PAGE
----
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              Molecular phylogenetics reveal multiple tertiary vicariance origins of the African rain forest trees

              Background Tropical rain forests are the most diverse terrestrial ecosystems on the planet. How this diversity evolved remains largely unexplained. In Africa, rain forests are situated in two geographically isolated regions: the West-Central Guineo-Congolian region and the coastal and montane regions of East Africa. These regions have strong floristic affinities with each other, suggesting a former connection via an Eocene pan-African rain forest. High levels of endemism observed in both regions have been hypothesized to be the result of either 1) a single break-up followed by a long isolation or 2) multiple fragmentation and reconnection since the Oligocene. To test these hypotheses the evolutionary history of endemic taxa within a rain forest restricted African lineage of the plant family Annonaceae was studied. Molecular phylogenies and divergence dates were estimated using a Bayesian relaxed uncorrelated molecular clock assumption accounting for both calibration and phylogenetic uncertainties. Results Our results provide strong evidence that East African endemic lineages of Annonaceae have multiple origins dated to significantly different times spanning the Oligocene and Miocene epochs. Moreover, these successive origins (c. 33, 16 and 8 million years – Myr) coincide with known periods of aridification and geological activity in Africa that would have recurrently isolated the Guineo-Congolian rain forest from the East African one. All East African taxa were found to have diversified prior to Pleistocene times. Conclusion Molecular phylogenetic dating analyses of this large pan-African clade of Annonaceae unravels an interesting pattern of diversification for rain forest restricted trees co-occurring in West/Central and East African rain forests. Our results suggest that repeated reconnections between the West/Central and East African rain forest blocks allowed for biotic exchange while the break-ups induced speciation via vicariance, enhancing the levels of endemicity. These results provide an explanation for present day distribution patterns and origins of endemicity for African rain forest trees. Moreover, given the pre-Pleistocene origins of all the studied endemic East African genera and species, these results also offer important insights for setting conservation priorities in these highly diversified but threatened ecosystems.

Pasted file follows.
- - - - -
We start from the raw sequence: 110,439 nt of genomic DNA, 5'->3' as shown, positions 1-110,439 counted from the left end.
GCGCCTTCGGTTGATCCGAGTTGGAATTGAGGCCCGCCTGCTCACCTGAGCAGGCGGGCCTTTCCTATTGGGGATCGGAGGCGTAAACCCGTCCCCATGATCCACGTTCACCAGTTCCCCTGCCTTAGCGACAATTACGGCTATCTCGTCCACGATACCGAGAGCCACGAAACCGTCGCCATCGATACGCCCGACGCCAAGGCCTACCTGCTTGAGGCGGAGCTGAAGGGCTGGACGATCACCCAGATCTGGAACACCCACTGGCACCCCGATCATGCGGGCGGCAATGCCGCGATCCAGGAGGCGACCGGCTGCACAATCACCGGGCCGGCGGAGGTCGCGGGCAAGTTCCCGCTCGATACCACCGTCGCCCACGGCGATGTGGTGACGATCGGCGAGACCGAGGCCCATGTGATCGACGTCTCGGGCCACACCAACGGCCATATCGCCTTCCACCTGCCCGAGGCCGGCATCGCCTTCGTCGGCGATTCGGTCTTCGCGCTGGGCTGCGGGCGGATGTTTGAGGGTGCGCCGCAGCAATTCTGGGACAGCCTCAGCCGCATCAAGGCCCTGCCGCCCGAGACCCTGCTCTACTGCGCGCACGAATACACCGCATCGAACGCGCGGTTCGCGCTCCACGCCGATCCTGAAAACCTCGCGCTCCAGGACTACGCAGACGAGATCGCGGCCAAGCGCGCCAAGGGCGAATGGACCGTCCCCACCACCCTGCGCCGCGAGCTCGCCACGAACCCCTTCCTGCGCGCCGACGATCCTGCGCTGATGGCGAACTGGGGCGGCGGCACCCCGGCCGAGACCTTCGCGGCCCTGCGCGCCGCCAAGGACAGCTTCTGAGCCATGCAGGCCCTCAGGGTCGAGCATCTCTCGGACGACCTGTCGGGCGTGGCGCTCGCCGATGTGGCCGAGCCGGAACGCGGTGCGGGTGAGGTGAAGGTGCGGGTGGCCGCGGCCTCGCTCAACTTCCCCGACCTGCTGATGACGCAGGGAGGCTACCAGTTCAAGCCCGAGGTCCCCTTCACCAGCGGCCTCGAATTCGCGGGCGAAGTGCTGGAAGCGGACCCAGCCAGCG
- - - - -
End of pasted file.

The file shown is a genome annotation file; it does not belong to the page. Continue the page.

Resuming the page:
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                Author and article information

                Contributors
                Journal
                Deutsche Entomologische Zeitschrift
                DEZ
                Pensoft Publishers
                1860-1324
                1435-1951
                January 05 2021
                January 05 2021
                : 68
                : 1
                : 45-79
                Article
                10.3897/dez.68.60193
                © 2021